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Global Covenant of Mayors: Phase 2
The City of Charlottesville first committed to greenhouse gas reductions by joining the US Mayors Climate Protection Agreement in 2006. This commitment has been restated in the City Council Vision 2025: A Green City, Comprehensive Plans, and by joining the Global Compact of Mayors (now renamed to the Global Covenant of Mayors).
By joining the Global Covenant of Mayors, Charlottesville has committed to taking action in three phases that include requirements for covering climate mitigation and climate action: Phase 1 - Inventory. Phase 2 - Target. Phase 3 - Plan. An update on the City's progress was included in the November 19, 2018 City Council Agenda Packet and in the May 6, 2019 City Council Agenda Packet.
The City of Charlottesville is currently in Phase 2 of that commitment, where we will set a new greenhouse gas (GHG) reduction goal and assess climate vulnerabilities.
Building upon our region's history of commitments to sustainability and climate action and the important role of community input in informing policy goals and future actions, the City is seeking public comment on a new greenhouse gas (GHG) reduction goal.
Public comment was open through March 17, 2019 to inform a staff presentation and draft recommendation to Council as part of the May 6, 2019 City Council meeting. Following the May 6th presentation, public comment will be accepted through May 31, 2019 on the draft recommendations and will inform a proposal for City Council's consideration in July 2019 (est. July 1, 2019 City Council meeting).
New GHG Emissions Reduction Goal - DRAFT PROPOSAL
OPEN FOR PUBLIC COMMENT
The City of Charlottesville should adopt a 45% reduction by 2030 as an interim target, from its 2011 inventory year, and the goal of carbon neutrality by 2050.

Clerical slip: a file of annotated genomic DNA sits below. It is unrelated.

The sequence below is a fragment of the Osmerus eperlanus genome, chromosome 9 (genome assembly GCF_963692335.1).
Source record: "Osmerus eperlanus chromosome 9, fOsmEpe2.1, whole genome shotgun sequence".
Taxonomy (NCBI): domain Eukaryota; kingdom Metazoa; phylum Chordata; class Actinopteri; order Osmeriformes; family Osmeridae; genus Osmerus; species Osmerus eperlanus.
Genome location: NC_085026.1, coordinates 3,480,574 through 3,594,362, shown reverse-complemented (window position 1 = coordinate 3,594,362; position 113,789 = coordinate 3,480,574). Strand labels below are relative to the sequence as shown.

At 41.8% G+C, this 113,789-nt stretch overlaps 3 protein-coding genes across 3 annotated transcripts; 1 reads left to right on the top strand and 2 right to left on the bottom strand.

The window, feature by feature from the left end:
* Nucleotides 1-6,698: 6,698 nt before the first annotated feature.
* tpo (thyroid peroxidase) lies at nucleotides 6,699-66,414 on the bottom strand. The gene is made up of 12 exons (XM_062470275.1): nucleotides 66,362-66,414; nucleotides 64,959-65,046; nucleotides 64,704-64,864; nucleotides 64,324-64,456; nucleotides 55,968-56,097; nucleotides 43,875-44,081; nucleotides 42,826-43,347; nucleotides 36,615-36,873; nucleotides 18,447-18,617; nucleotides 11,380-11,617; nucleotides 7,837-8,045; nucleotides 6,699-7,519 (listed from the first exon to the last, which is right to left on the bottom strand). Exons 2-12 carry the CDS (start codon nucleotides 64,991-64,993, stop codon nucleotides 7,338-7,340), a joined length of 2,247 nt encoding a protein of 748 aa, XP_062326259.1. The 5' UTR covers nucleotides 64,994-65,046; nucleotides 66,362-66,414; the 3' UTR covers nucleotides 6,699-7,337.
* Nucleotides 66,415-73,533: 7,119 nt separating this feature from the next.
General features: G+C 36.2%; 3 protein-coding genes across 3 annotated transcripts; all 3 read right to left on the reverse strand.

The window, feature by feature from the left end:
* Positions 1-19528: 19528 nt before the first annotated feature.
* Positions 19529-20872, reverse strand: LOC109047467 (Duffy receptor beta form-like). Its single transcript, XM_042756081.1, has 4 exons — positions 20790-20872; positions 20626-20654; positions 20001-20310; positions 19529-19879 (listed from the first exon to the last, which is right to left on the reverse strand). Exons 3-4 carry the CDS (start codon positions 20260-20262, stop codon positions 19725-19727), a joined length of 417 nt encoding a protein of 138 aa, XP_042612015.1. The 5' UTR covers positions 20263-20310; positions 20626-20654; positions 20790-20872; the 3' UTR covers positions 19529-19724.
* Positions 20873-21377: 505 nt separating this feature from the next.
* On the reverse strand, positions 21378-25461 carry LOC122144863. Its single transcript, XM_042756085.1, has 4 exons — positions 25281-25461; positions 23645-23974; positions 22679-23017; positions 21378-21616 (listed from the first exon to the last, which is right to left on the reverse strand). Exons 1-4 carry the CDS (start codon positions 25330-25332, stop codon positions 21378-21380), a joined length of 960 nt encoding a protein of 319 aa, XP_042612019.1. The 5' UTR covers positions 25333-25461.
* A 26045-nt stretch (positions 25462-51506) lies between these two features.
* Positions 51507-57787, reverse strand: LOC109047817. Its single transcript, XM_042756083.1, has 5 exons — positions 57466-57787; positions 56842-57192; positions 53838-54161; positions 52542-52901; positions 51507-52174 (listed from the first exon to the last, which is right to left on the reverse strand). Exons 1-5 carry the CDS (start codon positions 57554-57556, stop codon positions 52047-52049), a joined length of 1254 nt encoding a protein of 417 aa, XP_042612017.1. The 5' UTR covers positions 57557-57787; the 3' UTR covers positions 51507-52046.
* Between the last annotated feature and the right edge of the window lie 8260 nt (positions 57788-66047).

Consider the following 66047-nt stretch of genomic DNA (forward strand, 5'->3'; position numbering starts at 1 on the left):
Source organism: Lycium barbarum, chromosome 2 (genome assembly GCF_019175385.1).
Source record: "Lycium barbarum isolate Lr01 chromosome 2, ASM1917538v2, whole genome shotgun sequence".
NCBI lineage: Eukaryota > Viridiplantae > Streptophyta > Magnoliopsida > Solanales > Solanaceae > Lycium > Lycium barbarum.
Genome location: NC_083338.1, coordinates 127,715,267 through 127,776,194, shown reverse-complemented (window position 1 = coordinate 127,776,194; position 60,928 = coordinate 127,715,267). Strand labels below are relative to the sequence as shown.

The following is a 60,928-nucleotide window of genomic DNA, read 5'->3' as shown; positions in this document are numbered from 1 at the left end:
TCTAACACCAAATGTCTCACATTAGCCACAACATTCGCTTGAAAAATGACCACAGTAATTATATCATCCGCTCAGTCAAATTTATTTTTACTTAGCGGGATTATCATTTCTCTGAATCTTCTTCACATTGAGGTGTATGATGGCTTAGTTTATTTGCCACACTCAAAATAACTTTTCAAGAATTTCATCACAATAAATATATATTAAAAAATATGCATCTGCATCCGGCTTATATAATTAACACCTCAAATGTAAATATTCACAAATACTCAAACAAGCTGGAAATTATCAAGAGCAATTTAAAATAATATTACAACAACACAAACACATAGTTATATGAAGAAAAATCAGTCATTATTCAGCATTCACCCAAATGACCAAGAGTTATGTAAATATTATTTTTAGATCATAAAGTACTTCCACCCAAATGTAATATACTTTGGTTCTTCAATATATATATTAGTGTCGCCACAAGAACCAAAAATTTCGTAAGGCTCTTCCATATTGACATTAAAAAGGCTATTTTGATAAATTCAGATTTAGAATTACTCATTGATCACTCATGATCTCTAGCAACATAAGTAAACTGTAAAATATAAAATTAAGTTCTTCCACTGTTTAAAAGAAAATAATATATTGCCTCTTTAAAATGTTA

The City of Charlottesville has exceeded its previous goal. This proposal would create a new goal.
Previous goals were compared to the 2000 inventory year as a baseline. Recent studies, such as the IPCC October 2018 report, consider reductions from 2010. Of Charlottesville's data, the 2011 inventory is the most closely aligned and recent inventory year to 2010.
May 6, 2019 City Council Meeting:
Comment on the Draft Recommendation:
Submit comments on the draft recommendation by May 31, 2019 by emailing: email@example.com
Climate Action Together in the Charlottesville-Albemarle-UVA Region
Over the coming months in 2019, the City of Charlottesville, Albemarle County, and the University of Virginia will each be making new commitments for climate action. Building upon our region’s history of commitments to sustainability and climate action, sustainability staff from the three organizations are collaborating on community outreach. Community engagement and public input are an important part of the collaborative process, and we invite the community to participate to help advance climate action in our region.
Information on the concurrent climate action processes in the Charlottesville-Albemarle-UVA region is available at:
Periodic reports on the emissions associated with activities within Charlottesville's jurisdictional boundaries are generated to reduce, measure, and track community-wide greenhouse gas emissions associated with energy use. The 2016 Greenhouse Gas Inventory is the fifth inventory compiled by the City of Charlottesville.
Energy use in all aspects of our lives — how we travel, how we live, how we care for our urban and rural landscapes, and how we produce the energy we use — is directly related to greenhouse gas emissions.
In May 2009, senior executives from the City of Charlottesville and the County of Albemarle extended an invitation to local community representatives to serve on a multidisciplinary Steering Committee leading a Local Climate Action Planning Process (LCAPP). Over an 18-month period, the LCAPP Steering Committee, supported by a network of more than 50 local subject matter experts, local business representatives, and other interested parties, examined best practices to assess their appropriateness and effectiveness for our community.
The LCAPP Report documents this process, provides examples of existing efforts by the City, County, and University of Virginia to reduce energy use and emissions, a Five-Part Framework through which to view energy in our communities and associated action strategies, and Recommended Principles and Next Steps.
The elements of the Climate Change Protection Program support Charlottesville Climate Commitments, including:
US Mayors Climate Protection Agreement (2006)
Comprehensive Plan (2007; 2013; 2018)
Charlottesville City Council Vision 2025: A Green City (2009)
Global Compact of Mayors (2017) - Progress Update (Nov. 19, 2018)